The specific procedures for starting a lawsuit vary from state to state, but generally, after filing your complaint with the clerk, you have 20 or 30 days to serve the defendant. If you don't, you may have to go to court to explain why you haven't done it, or the judge may dismiss your case, or something like that.
If you had successfully served the defendant within the deadline, and filed your proof of service with the court, then the next step would be for the defendant to file an answer (or other motion). Again, there's a deadline, and if the defendant doesn't respond, you can ask for a default judgment (you win because the other side didn't show up).
I can't tell you whether you're too late in New York, but it'd be a good thing to find out before you spend any more time or effort. Any New York lawyer could tell you, or you could read the statute yourself. So far, you're NOT doing everything right. If this case is important to you, you might want to hire a lawyer. If you're already having trouble at this early stage, you aren't likely to win if you have to do any actual presentation of your case.
Generally speaking the NY CPLR governs most court procedural questions, including timing for service. You can see the operative rule below, which may speak to your situation if you bought an index number in NY Supreme Court. In short, you likely have 120 days.
Service of the summons and complaint, summons with notice, or of the third-party summons and complaint.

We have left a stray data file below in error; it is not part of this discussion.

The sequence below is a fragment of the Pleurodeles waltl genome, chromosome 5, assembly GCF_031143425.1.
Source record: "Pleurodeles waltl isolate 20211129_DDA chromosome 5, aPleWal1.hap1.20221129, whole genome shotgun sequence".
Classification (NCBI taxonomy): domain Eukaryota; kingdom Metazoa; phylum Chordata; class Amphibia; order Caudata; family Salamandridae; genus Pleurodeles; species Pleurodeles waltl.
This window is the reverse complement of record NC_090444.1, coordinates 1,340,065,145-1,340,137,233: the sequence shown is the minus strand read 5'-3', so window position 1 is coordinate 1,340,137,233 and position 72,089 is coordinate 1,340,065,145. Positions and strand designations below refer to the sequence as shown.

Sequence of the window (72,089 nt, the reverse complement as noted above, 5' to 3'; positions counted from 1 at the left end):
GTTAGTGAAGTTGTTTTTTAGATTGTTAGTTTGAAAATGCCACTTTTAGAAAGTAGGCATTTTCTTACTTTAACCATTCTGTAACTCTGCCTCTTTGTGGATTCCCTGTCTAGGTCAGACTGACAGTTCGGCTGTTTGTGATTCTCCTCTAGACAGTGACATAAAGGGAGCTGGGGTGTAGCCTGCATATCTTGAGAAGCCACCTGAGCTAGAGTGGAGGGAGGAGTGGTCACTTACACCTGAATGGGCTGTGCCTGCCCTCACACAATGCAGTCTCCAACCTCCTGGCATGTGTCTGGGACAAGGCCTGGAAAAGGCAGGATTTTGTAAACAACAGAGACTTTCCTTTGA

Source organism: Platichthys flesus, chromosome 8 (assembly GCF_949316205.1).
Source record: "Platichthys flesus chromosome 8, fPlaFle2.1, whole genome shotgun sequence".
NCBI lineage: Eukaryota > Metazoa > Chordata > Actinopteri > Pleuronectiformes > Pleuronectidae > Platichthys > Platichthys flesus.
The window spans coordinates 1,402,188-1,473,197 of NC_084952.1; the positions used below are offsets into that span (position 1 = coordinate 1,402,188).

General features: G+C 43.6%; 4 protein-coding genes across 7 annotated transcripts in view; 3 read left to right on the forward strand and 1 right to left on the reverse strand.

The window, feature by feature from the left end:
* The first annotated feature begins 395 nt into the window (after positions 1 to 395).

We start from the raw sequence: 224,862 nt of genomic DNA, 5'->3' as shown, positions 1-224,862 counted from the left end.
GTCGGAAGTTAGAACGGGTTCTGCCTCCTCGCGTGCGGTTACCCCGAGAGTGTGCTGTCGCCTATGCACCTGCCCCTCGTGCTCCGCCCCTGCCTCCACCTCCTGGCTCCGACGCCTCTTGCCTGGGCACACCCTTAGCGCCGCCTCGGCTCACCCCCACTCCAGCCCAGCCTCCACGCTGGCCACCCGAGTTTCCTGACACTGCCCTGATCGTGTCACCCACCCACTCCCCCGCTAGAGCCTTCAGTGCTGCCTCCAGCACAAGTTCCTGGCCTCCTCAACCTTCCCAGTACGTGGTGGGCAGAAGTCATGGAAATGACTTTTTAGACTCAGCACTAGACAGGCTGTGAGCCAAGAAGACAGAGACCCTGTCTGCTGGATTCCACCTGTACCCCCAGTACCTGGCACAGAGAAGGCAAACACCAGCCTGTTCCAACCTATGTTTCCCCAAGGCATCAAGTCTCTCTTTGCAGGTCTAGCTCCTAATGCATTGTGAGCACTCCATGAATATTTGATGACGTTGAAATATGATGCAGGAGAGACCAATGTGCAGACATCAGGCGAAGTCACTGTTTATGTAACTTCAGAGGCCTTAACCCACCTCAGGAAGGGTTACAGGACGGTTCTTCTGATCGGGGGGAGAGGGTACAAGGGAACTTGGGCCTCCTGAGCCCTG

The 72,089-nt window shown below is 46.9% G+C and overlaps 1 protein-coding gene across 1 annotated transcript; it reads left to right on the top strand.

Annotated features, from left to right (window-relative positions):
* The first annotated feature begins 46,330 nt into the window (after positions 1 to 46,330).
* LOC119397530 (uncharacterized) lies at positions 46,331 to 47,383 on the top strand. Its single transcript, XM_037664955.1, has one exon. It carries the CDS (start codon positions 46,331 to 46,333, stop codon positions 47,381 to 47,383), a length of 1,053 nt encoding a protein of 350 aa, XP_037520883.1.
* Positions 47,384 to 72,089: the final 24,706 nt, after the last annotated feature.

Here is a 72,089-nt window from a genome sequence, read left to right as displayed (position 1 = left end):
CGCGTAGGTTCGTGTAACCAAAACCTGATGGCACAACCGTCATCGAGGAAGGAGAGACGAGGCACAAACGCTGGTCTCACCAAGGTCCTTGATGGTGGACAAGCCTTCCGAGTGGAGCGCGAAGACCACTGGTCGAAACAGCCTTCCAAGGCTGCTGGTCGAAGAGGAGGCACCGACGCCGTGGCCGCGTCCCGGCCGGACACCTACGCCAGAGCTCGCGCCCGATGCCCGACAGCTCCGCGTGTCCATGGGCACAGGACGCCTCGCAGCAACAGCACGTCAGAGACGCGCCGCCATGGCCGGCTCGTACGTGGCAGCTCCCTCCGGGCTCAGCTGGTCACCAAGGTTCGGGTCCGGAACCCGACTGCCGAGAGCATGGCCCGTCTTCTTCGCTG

Service of the summons and complaint, summons with notice, or of the third-party summons and complaint shall be made within one hundred twenty days after their filing, provided that in an action or proceeding where the applicable statute of limitations is four months or less, service shall be made not later than fifteen days after the date on which the applicable statute of limitations expires. If service is not made upon a defendant within the time provided in this section, the court, upon motion, shall dismiss the action without prejudice as to that defendant, or upon good cause shown or in the interest of justice, extend the time for service.
I hope this helps.
Disclaimer: This answer is for informational purposes only and does not constitute general or specific legal advice, nor create an attorney client relationship.
Hire a lawyer...you have 120 days to serve the summons and complaint from the date it is filed with the Court if it is in Supreme Court. Good Luck.
Disclaimer: This answer does not constitute legal advice. I am admitted in the States of New York, New Jersey and Massachusetts only and make no attempt to opine on matters of law that are not relevant to those three States. This advice is based on general principles of law that may or may not relate to your specific situation. Facts and laws change and these possible changes will affect the advice provided here. Consult an attorney in your locale before you act on any of this advice. You should not rely on this advice alone and nothing in these communications creates an attorney client relationship. The opinions expressed herein are those of the author only and the fact that he has worked as an Assistant District Attorney; State Supreme Court Clerk; Special Assistant United States Attorney (Hawaii); Assistant Cornell University Counsel or Judge Advocate, United States Marine Corps should not be relied upon to assume that these statements reflect the policy of these organizations.